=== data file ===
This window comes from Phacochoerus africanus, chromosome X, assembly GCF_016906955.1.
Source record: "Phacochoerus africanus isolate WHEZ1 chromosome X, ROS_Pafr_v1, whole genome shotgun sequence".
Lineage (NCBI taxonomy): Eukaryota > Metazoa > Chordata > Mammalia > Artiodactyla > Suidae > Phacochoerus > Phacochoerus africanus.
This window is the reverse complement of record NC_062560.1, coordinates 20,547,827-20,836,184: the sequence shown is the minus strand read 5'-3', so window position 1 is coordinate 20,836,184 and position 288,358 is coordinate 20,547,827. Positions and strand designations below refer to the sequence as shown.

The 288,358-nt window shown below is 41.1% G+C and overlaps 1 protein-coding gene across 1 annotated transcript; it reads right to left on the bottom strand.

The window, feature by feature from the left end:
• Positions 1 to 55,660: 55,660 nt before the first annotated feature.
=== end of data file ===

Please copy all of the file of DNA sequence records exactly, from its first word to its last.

This window comes from Phacochoerus africanus, chromosome X, assembly GCF_016906955.1.
Source record: "Phacochoerus africanus isolate WHEZ1 chromosome X, ROS_Pafr_v1, whole genome shotgun sequence".
Lineage (NCBI taxonomy): Eukaryota > Metazoa > Chordata > Mammalia > Artiodactyla > Suidae > Phacochoerus > Phacochoerus africanus.
This window is the reverse complement of record NC_062560.1, coordinates 20,547,827-20,836,184: the sequence shown is the minus strand read 5'-3', so window position 1 is coordinate 20,836,184 and position 288,358 is coordinate 20,547,827. Positions and strand designations below refer to the sequence as shown.

The 288,358-nt window shown below is 41.1% G+C and overlaps 1 protein-coding gene across 1 annotated transcript; it reads right to left on the bottom strand.

The window, feature by feature from the left end:
• Positions 1 to 55,660: 55,660 nt before the first annotated feature.